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HKEx

Hong Kong Exchanges and Clearing Ltd is the holding company for the city’s stock exchange, futures exchange and clearing company. Its market capitalisation made it the world’s biggest listed bourse as of the end of 2012. In December 2012, the HKEx clinched the US$2.2 billion takeover of the London Metal Exchange, the world's biggest marketplace for industrial metals.

 

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TRADING

Legislator Christopher Cheung Wah-fung issues call for longer HKEx lunch break

New lawmaker for the industry cites need for more time for meetings to boost business

PUBLISHED : Monday, 24 September, 2012, 12:00am
UPDATED : Monday, 24 September, 2012, 2:38am

Christopher Cheung Wah-fung, the newly elected legislator representing stockbrokers, has urged the Hong Kong stock exchange (HKEx) to restore the 90-minute lunch break formerly taken by the market.

In March, the exchange cut the market lunch break to one hour. This followed changes last year that led to the market opening half an hour earlier and the then two-hour lunch break being cut back to 90 minutes. The changes resulted in the market staying open for 5½ hours trading instead of four in a bid to match international practice.

Until the changes, Hong Kong had the shortest trading hours of any advanced market, while markets such as those in the United States, Britain and Australia had entirely done away with lunch breaks.

"The stock exchange wanted to follow international practice and neglected the needs of local brokers," Cheung said.

"The lunch break is not only for a meal. It provides time for brokers to discuss matters with their clients and to collect orders for the afternoon trades."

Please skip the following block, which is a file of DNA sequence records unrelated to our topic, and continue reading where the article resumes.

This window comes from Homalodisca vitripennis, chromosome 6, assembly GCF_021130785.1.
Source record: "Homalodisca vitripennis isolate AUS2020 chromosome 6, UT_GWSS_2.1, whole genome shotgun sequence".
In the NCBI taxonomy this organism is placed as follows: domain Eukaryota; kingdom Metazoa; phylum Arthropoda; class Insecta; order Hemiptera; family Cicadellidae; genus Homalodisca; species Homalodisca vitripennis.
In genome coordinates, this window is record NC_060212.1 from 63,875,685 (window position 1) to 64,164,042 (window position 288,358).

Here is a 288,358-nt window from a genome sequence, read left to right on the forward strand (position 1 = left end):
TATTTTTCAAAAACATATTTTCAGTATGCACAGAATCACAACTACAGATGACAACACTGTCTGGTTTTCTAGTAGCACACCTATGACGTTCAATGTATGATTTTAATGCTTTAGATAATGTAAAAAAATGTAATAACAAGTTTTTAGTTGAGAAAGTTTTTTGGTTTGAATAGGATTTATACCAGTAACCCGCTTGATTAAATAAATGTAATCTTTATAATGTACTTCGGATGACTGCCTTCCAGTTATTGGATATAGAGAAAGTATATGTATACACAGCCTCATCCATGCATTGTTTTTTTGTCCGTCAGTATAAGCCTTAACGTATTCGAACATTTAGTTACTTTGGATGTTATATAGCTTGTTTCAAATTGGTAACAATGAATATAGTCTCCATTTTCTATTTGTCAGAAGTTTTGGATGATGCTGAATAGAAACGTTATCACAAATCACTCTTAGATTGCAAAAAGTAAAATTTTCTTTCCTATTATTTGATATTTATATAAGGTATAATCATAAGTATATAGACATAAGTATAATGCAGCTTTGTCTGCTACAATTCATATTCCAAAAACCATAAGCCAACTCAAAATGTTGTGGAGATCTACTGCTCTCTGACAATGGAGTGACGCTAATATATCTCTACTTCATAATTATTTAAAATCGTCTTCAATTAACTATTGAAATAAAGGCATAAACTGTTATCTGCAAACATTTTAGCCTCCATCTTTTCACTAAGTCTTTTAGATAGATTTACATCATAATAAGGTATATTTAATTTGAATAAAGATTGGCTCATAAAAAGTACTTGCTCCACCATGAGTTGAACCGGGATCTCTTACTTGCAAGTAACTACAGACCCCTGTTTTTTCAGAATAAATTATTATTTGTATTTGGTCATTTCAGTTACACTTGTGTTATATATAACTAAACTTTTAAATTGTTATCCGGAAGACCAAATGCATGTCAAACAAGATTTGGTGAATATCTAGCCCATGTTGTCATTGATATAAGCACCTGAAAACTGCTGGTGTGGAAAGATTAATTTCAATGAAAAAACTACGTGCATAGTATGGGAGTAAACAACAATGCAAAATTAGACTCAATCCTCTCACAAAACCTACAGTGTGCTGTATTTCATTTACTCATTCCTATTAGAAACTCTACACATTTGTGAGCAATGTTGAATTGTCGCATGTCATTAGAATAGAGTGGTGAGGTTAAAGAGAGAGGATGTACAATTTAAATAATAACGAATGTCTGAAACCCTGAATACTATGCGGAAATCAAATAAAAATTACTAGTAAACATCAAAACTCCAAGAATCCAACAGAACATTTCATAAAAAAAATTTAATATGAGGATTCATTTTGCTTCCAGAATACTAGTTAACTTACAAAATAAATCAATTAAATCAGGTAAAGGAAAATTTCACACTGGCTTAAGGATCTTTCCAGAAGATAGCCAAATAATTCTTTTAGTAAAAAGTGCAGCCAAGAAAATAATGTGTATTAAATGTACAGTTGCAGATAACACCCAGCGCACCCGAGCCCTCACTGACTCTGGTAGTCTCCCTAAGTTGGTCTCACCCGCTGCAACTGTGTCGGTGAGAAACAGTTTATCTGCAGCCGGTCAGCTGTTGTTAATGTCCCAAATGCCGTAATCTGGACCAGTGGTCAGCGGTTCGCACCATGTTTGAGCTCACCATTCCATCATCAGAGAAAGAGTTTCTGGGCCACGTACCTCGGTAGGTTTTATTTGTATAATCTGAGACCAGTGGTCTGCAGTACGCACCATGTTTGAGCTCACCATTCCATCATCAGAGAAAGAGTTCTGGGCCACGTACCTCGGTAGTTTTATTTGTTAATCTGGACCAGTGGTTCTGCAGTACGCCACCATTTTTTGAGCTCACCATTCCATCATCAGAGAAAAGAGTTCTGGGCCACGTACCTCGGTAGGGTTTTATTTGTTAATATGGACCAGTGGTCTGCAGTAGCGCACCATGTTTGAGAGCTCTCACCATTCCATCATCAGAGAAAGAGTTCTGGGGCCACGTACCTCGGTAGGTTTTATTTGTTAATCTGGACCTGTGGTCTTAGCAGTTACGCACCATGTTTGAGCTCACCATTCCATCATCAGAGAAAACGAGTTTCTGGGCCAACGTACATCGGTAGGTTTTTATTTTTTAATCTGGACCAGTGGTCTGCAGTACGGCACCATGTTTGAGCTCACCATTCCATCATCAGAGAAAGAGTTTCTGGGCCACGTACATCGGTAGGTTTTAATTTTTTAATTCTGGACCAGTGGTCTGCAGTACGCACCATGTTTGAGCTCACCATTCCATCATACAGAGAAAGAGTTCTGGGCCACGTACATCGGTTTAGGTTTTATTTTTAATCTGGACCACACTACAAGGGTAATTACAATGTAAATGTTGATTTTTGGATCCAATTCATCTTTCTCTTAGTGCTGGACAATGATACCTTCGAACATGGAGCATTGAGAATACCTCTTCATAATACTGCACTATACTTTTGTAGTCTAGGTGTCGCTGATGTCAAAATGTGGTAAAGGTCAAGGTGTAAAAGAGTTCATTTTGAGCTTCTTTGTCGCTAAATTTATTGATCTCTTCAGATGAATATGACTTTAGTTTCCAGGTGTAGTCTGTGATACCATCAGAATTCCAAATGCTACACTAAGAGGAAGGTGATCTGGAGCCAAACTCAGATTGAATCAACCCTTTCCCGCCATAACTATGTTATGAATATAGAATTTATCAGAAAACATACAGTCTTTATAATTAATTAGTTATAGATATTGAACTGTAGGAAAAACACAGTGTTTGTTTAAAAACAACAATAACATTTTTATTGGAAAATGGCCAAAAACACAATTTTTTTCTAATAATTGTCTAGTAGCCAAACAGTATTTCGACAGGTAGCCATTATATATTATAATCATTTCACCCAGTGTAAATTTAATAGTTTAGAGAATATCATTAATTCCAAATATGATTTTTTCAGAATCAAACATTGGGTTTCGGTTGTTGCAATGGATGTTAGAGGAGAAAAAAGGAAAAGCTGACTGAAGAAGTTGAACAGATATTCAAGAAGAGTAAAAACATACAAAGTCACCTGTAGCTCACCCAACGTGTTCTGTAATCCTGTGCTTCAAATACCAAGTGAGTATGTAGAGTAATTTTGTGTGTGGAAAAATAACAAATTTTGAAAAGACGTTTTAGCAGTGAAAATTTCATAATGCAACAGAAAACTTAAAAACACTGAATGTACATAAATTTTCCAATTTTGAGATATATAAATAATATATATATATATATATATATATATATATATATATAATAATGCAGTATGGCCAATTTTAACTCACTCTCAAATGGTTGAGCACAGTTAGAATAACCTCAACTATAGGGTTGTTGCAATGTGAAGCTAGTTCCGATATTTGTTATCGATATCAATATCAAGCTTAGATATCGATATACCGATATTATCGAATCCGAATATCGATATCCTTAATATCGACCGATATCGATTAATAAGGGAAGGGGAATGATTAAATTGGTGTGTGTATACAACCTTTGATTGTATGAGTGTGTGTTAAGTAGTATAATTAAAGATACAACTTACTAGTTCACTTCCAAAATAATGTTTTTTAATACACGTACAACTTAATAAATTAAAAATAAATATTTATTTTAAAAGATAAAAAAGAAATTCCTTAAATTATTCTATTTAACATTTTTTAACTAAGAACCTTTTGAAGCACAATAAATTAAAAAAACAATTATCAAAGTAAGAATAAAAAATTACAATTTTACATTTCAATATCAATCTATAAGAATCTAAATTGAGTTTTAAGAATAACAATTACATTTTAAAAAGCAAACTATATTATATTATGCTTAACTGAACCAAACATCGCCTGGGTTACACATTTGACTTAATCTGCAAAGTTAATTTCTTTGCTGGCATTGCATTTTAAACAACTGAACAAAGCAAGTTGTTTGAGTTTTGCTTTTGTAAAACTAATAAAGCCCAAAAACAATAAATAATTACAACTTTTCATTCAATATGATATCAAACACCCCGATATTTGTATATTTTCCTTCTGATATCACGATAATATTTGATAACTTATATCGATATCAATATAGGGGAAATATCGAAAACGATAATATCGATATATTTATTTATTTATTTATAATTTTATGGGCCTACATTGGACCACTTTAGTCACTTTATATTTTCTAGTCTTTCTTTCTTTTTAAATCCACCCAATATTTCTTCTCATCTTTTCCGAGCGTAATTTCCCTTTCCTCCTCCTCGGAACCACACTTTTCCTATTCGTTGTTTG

He said the extended trading hours had not increased turnover. On the contrary, turnover dropped 28 per cent in the first eight months of this year, and many brokers are struggling.

"The exchange should extend lunch back to one hour and 30 minutes to allow brokers to have more time to meet clients to increase business. This may rather increase the turnover," he said.

The new trading hours did bring Hong Kong closer into line with trading on mainland markets, but Cheung said there was not much benefit to be gained from the change.

But Hong Kong fund managers disagreed.

Sam Kim, the head of global trading for Asia-Pacific at BlackRock, welcomed the extension of trading hours.

"As BlackRock continues to grow in the Asia-Pacific region. We believe our clients benefit from our being able to execute transactions across the regional markets within a wider time-frame over the course of a business day," Kim said.

"This allows us to better control the risks of investing across multiple countries. This is an important factor given our fiduciary responsibility to clients."

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